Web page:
Four Reasons ISIS Isn’t As Strong As You Think

Following the attacks in Brussels, many feel the west is losing the war against ISIS and that the current strategy isn’t working. Right-wing politicians like Ted Cruz and Donald Trump have been exploiting this line for political gain.

Even to liberals who don’t buy into demagoguery, the horrific attacks in Paris and Brussels have been a source of fear and demoralization. It may be hard to believe, in the wake of such horrific and sophisticated attacks, that ISIS is actually getting weaker, but that is exactly what is happening. Here are four reasons why

  1. European security crackdowns have ISIS terror cells on the run: This point may be hard to believe, but the attacks in Brussels resulted from the success of recent security crackdowns. Authorities uncovered more explosives at the residence of two of the attackers and believe the terror cell had been planning a larger attack on a later date, an attack that could have been deadlier. But the attack was rushed after Salah Abdeslam, a ringleader in the Paris attacks and a leader within the terror cell that carried out both attacks, was captured on March 18, just days before the Brussels bombing. This seriously disrupted the cell’s activities. An e-mail written by one of the attackers shortly after Abdeslam’s arrest read “I don’t know what to do, I’m in a hurry, people are looking for me everywhere.” Under pressure, the attackers were forced to hastily plan a scaled back attack. With most of its members and all of its leaders killed or captured, the terror cell that carried out both attacks has disintegrated. The Brussels bombings were its last gasp of air.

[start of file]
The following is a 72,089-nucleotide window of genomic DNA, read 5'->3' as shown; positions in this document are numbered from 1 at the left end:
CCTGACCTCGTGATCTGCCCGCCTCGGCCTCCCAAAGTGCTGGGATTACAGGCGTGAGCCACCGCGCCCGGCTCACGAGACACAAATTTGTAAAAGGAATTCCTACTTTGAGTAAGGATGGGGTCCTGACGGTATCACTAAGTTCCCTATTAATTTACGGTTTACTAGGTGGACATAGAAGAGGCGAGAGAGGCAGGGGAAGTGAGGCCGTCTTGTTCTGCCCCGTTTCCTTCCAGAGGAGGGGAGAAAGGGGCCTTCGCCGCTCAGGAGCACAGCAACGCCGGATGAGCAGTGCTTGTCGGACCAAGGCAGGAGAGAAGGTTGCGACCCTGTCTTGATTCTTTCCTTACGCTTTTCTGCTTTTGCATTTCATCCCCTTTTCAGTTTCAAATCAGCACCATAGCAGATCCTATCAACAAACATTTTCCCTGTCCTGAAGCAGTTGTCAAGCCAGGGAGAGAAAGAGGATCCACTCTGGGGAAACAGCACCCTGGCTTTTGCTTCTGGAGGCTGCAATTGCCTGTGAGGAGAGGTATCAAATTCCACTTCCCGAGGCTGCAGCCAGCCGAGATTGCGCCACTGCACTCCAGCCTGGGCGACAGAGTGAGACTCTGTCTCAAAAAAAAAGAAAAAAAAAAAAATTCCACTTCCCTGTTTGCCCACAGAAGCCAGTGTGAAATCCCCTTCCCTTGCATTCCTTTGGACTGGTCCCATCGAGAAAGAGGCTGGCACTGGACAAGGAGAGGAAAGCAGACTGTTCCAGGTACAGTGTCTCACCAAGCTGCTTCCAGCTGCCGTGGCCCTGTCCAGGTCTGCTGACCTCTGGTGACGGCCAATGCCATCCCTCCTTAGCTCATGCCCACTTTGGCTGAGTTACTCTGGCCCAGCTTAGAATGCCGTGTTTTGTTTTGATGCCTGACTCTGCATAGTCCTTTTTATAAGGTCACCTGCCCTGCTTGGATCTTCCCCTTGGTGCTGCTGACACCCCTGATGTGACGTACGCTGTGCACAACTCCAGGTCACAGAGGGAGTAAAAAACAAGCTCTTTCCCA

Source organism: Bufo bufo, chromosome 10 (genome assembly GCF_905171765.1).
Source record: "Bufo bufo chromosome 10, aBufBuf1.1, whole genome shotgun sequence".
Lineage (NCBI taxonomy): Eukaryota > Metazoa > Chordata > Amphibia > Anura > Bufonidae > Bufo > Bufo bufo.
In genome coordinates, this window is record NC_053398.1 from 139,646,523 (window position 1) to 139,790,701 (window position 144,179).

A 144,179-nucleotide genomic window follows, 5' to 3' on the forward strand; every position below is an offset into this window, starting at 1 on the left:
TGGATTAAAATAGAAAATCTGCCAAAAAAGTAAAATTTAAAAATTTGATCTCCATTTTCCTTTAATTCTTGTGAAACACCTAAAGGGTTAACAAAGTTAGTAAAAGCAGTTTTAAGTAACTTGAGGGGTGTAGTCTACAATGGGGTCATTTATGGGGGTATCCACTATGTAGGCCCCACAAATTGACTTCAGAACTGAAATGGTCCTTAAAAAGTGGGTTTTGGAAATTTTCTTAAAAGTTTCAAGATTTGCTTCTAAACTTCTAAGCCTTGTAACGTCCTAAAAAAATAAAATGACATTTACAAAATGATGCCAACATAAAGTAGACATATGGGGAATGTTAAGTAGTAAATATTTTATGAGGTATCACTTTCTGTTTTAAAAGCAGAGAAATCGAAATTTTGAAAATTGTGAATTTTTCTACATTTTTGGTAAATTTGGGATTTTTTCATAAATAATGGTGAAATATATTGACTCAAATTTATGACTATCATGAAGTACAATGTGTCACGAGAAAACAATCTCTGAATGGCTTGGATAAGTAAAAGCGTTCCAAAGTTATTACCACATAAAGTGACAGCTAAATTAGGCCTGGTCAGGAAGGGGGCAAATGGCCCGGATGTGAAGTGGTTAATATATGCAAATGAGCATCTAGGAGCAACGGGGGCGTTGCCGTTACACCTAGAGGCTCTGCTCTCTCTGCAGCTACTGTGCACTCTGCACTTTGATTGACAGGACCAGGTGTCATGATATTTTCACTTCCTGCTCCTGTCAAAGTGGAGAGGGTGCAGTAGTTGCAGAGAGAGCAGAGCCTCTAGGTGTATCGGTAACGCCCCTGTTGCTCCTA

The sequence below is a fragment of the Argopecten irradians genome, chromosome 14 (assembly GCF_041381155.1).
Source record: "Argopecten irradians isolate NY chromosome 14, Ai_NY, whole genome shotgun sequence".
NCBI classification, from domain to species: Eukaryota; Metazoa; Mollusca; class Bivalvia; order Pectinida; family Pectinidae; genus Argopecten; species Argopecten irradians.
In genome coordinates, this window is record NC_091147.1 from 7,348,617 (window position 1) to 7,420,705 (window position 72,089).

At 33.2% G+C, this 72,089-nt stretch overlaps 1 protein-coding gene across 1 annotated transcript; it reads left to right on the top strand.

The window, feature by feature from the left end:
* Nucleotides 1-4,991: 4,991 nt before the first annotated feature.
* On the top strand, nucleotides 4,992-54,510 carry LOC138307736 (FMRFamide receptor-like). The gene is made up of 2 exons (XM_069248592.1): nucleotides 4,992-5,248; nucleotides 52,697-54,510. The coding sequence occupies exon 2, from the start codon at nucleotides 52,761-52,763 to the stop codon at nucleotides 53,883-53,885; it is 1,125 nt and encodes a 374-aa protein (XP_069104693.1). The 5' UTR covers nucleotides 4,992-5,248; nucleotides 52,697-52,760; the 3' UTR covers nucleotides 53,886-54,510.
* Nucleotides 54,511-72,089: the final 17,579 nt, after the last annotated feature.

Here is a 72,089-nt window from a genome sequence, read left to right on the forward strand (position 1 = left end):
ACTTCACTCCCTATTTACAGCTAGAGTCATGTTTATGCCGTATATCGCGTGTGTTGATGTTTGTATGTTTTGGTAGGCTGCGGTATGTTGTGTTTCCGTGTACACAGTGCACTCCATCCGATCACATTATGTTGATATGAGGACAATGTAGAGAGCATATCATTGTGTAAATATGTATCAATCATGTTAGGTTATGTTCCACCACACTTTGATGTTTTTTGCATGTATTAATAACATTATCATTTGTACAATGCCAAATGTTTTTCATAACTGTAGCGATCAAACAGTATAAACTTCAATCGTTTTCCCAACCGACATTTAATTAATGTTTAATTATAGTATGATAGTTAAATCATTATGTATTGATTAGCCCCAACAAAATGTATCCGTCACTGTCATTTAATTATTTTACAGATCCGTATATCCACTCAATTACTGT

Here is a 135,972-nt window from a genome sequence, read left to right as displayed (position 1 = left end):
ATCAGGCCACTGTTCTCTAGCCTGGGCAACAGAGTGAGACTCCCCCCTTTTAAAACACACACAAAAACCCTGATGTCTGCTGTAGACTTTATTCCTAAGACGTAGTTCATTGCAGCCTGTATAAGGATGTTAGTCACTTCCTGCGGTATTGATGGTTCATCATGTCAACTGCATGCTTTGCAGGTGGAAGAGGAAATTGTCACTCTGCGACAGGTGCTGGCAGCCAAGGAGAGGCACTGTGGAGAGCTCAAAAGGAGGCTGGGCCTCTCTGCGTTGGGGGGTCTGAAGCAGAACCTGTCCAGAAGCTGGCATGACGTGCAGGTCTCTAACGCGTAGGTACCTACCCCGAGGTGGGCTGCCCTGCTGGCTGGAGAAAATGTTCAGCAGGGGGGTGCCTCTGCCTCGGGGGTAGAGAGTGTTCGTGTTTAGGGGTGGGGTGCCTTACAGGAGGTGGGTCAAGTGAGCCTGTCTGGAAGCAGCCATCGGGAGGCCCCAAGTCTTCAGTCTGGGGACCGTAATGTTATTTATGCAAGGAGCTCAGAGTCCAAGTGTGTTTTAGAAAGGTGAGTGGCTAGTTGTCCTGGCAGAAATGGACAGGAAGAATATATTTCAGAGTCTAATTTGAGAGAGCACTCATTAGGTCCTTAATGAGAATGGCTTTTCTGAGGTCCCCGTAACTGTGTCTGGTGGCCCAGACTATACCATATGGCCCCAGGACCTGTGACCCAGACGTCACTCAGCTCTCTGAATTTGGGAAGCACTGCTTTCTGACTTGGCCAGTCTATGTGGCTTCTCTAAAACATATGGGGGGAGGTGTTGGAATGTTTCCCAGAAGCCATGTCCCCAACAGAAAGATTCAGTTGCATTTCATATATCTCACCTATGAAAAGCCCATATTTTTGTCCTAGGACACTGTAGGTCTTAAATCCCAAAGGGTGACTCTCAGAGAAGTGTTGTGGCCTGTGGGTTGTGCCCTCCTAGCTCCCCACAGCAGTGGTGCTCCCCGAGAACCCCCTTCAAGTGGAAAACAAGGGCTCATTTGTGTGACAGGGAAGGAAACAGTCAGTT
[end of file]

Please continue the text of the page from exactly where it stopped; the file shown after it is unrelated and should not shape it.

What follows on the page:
2. ISIS is losing ground in the Middle East: In Iraq and Syria, ISIS is being bombarded on all sides as Kurdish, Iraqi, and Syrian government forces continue to advance. ISIS has lost nearly a quarter of its territory and continues to retreat. Syrian government forces are about to retake the ancient city of Palmyra. Several of the group’s leaders have been killed in recent airstrikes. It may not be happening as quickly as people would like, but ISIS is being pushed out of its original stronghold.

3. ISIS is shifting its focus to Europe because of this: The original goal of ISIS was to establish a caliphate in Iraq and Syria. If ISIS was stronger and was succeeding at this, it would not be wasting its time, energy, and resources to launch attacks in Europe, it would stay focused on its original task. But it can’t, so now it’s changing its strategy and is diverting more energy and resources to Europe, carrying out attacks aimed at spreading fear. In fact, ISIS is now discouraging its followers from traveling to fight in Syria, instead encouraging them to stay home or set up bases elsewhere and carry out more terrorist attacks.

4. ISIS grows more dangerous as it gets weaker: A wounded beast is the most dangerous kind, because it resorts to more drastic measures the more desperate it gets. This is exactly what ISIS is doing. It knows it cannot defeat the coalition it’s fighting and is struggling to carry on. By attacking western soil, it hopes to scare and demoralize people into giving up and leaving it alone. The attacks are intended to make it appear that ISIS is growing stronger even though it is getting weaker. They are intended to mask the damage caused by airstrikes in Syria and arrests in Europe. The big question is, how many more attacks will ISIS attempt as it continues to weaken?

While there is lots that needs to improve, the current strategy is taking its toll on ISIS. Of course, as long as there are people who believe in its message, it will be impossible to fully defeat ISIS and other jihadist networks militarily or through increased security measures. Other strategies are needed to combat the rise of Islamic extremism. But as an organization, ISIS is on the ropes.


Featured image via The Mirror